Some points of law concerning this sickening and profoundly worrying case need clearing up. I am not a diplomatic lawyer and I have no knowledge of any relevant recent case law but I have had occasion in the past to brood on the Vienna Convention on Diplomatic Relations (1961) and its sister the Vienna Convention on Consular Relations (1963). In light of my knowledge of these treaties and the thinking that went into them by the jurists on the International Law Commission, I offer the following thoughts:
1. The Saudi Consulate-General in Istanbul, like all other consular and diplomatic missions, is not ‘sovereign territory’, although this is being constantly repeated. This is a complete myth. The inviolability of such premises is not justified in international law on these grounds but on the argument that without inviolability – especially in unfriendly states – diplomats and consuls could not fearlessly discharge their proper functions: ‘the purpose of such privileges and immunities is not to benefit individuals but to ensure the efficient performance of functions by consular posts on behalf of their respective States’ (VCCR (1963), preamble).
2. ‘Consular functions’ (see Berridge and Lloyd, The Palgrave Macmillan Dictionary of Diplomacy, 3rd ed., pp. 76-7 – unfortunately not available in Arabic) are not generally supposed to include the seizure, torture, killing, dismemberment and secret disposal of the body parts of a citizen. Put another way, a chief consular function is to assist nationals in distress, not cause it in the most grotesque manner imaginable.
3. Compared to diplomatic premises, the inviolability of consular premises (irrespective of the status of the mission), is qualified in a very significant respect: they may be entered by the authorities of the receiving state without the express consent of the head of the mission ‘in case of fire or other disaster requiring prompt protective action’ (my emphasis added, VCCR (1963), art. 31(2)). The wording I have italicised here is interesting. I would have thought that a strong legal case could be made that Jamal Khashoggi’s fate in the Saudi Consulate-General was a ‘disaster’ because it threatened first himself, his family and friends, second journalistic freedom, and third, the minor matter of the international order – as subsequently remarked by the UN Secretary-General. Therefore, having come to the notice of the Turkish authorities, they would have been legally entitled as well as morally obliged to force their way into the consulate and arrest everyone inside, even if they were too late to save Khashoggi.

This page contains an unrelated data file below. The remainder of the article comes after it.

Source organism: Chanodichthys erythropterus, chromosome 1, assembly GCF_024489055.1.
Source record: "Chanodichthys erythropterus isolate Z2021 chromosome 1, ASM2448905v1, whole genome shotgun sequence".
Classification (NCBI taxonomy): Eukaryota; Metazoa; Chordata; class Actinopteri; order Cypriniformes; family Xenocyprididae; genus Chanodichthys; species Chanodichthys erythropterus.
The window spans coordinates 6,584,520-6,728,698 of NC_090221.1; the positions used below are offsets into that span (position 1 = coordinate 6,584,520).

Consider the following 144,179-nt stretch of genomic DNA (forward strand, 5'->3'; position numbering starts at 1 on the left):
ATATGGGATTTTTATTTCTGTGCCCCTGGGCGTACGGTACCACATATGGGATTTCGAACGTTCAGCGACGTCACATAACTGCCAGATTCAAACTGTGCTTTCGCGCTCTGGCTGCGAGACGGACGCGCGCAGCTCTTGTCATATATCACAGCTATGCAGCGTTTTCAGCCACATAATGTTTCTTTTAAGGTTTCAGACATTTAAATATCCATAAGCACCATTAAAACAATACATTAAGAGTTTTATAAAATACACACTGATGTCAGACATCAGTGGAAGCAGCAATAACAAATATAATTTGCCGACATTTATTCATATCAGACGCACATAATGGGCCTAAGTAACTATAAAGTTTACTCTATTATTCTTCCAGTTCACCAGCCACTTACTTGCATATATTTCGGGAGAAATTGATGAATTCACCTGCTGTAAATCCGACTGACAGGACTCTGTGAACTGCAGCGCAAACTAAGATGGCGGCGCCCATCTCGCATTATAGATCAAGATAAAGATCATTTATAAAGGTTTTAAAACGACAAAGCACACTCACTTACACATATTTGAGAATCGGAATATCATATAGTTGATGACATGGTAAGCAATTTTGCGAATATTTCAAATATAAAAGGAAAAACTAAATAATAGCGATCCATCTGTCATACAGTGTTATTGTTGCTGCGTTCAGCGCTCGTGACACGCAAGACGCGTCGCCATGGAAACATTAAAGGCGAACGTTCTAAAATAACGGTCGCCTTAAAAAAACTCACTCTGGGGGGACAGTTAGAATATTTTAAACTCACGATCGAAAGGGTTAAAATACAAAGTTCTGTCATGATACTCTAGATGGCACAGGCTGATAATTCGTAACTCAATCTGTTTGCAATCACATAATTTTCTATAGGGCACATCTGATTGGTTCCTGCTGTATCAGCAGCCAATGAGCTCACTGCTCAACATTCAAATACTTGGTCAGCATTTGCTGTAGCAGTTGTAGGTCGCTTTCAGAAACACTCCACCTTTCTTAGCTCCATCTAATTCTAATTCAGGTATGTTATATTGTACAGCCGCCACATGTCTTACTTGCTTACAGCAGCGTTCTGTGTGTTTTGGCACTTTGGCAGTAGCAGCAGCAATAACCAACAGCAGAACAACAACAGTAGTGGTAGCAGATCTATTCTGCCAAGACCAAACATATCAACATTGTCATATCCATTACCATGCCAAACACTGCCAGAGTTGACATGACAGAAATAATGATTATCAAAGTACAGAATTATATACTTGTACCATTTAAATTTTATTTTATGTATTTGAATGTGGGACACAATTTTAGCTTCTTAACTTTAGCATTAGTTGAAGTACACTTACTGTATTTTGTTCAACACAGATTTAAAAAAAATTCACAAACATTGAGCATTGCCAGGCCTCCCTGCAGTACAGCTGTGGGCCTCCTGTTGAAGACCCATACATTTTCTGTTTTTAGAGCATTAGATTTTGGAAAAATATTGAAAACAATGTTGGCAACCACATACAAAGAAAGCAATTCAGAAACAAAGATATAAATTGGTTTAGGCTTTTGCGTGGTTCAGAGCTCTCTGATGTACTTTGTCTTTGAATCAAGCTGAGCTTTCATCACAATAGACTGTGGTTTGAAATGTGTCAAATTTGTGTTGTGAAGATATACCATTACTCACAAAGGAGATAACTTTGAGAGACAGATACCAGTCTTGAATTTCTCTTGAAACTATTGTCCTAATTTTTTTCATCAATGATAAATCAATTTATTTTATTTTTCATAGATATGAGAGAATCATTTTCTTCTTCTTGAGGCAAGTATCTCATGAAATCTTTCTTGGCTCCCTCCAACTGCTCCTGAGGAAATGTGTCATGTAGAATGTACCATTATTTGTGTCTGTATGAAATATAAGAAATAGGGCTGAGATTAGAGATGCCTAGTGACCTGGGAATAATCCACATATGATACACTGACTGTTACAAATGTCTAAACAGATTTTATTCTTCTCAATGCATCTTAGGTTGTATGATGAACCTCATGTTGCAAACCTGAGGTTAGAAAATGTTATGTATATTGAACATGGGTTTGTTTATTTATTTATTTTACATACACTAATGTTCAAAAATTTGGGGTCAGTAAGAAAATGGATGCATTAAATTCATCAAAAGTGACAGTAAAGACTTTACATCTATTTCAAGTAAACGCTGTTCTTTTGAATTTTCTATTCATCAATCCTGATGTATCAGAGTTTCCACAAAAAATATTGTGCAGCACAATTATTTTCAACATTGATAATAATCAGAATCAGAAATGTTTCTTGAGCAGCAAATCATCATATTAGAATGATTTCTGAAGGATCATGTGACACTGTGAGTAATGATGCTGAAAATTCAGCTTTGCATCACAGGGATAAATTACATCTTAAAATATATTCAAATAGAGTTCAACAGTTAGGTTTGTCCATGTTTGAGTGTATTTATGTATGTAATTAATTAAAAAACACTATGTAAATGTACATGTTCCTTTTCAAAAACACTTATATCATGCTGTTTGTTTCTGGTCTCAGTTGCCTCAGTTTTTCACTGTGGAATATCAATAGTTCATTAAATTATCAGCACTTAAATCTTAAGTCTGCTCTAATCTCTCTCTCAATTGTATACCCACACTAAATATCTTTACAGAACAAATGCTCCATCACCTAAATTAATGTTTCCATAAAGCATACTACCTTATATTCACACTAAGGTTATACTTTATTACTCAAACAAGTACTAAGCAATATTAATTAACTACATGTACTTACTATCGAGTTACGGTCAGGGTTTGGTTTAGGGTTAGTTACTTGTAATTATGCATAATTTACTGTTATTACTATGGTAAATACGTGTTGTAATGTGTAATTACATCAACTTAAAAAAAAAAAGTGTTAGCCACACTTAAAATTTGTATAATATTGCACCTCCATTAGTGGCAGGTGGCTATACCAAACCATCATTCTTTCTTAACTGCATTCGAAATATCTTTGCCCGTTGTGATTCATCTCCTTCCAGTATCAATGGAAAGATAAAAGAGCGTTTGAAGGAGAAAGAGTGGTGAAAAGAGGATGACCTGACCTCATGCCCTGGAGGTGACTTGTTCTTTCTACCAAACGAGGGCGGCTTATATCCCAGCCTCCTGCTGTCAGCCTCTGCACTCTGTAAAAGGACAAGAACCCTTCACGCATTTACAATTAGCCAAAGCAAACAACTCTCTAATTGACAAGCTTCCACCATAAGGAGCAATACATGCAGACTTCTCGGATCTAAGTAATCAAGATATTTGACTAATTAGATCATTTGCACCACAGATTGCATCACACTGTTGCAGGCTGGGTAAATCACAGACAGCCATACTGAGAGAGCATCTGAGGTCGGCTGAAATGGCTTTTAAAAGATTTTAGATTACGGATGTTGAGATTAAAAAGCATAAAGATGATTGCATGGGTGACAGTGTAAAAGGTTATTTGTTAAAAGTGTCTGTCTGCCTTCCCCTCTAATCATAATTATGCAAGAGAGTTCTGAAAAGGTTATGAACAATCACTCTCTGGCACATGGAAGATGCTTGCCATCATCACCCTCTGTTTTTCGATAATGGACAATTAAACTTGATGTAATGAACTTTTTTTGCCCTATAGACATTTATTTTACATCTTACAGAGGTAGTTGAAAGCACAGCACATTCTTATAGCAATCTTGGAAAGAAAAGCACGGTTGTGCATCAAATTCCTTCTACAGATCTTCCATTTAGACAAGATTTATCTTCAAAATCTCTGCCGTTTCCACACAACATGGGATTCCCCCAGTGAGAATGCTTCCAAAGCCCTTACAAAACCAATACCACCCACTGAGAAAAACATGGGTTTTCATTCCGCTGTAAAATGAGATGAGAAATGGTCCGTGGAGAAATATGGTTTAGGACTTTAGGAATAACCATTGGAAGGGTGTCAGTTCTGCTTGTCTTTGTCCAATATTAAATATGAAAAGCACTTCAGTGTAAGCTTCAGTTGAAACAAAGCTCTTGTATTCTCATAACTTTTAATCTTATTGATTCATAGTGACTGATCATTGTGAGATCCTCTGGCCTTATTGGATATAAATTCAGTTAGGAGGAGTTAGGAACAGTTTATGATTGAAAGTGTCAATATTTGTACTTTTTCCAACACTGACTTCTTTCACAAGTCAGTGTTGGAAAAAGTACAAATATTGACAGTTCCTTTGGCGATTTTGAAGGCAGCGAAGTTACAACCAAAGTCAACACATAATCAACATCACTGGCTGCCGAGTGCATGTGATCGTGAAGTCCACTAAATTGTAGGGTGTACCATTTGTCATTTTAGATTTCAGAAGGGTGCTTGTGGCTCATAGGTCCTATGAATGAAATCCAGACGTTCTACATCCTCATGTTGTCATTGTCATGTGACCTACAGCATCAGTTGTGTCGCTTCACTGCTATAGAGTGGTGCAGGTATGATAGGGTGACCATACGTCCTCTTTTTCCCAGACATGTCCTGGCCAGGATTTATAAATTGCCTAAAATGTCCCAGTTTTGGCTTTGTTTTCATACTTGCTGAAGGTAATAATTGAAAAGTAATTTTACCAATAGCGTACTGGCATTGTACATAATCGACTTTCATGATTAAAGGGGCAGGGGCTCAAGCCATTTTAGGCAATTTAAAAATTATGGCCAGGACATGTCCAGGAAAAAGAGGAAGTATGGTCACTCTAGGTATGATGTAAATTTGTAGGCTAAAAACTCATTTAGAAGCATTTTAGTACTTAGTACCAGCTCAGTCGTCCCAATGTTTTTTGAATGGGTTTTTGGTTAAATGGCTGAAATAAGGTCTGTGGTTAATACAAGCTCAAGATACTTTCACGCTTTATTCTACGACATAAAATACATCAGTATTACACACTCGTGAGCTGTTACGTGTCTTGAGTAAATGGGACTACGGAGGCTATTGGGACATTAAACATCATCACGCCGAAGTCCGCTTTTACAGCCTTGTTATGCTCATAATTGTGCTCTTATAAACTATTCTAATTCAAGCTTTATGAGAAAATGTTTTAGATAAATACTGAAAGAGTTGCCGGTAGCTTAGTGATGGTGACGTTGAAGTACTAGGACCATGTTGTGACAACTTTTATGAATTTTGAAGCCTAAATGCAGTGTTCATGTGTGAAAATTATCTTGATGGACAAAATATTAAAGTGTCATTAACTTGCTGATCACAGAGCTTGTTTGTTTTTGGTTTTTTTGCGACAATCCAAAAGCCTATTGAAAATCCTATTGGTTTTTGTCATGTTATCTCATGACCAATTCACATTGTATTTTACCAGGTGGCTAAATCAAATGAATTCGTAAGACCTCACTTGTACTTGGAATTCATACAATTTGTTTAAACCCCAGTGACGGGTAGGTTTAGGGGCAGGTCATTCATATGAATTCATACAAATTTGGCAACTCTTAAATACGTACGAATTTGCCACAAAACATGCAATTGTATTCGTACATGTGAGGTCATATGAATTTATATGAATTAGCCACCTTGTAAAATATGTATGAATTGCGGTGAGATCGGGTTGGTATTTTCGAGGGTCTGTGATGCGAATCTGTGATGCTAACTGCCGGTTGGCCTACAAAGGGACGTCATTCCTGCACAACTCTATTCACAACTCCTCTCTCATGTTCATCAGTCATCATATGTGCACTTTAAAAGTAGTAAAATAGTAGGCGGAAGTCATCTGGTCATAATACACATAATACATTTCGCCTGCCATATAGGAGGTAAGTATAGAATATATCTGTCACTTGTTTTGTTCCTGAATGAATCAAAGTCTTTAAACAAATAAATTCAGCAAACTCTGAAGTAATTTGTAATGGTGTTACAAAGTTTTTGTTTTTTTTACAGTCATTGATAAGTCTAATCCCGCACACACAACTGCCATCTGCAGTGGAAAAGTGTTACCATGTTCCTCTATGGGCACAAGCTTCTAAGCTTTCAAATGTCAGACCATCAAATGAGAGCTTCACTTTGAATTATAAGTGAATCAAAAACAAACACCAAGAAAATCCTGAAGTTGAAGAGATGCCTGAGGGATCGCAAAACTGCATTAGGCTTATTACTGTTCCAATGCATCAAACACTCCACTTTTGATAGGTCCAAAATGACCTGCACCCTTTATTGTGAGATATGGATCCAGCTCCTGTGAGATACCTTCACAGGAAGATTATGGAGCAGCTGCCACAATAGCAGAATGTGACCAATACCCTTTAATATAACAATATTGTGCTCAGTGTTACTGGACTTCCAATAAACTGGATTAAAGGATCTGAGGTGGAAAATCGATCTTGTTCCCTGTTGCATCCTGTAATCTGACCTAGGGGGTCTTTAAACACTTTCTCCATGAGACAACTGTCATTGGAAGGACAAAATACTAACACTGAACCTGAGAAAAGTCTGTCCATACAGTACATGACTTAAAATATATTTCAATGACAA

4. The private residence of the head of a consular mission – in contrast to the head of a diplomatic mission – has no inviolability whatsoever, since it is not included in the definition of ‘consular premises’ contained in the VCCR (1963); compare art. 1.1(j) here with art. 1(i) of the VCDR (1961). So with even stronger legal justification, the Turkish authorities could have seized it immediately.
5. In matters not connected with the exercise of their functions, consular officers, in further contrast to diplomats, might be called on to give evidence at judicial or administrative proceedings (VCCR (1963), art. 44).
6. In the case of a ‘grave crime’, and in yet further contrast with a diplomat, a consular officer might be liable to arrest or detention pending trial; required to appear in court in person, if facing a criminal charge; and be imprisoned in execution of a final judgement (VCCR, art. 41).
In light of points 5 and 6 above, it is not surprising that the Saudi Consul-General did a runner. The Turks would, of course, be entitled to seek his extradition, if only to give evidence; according to one report I have read, he was himself threatened with death if he did not ‘shut up’.
This blog appeared first on the personal blog of Prof G R Berridge and is republished here with permission.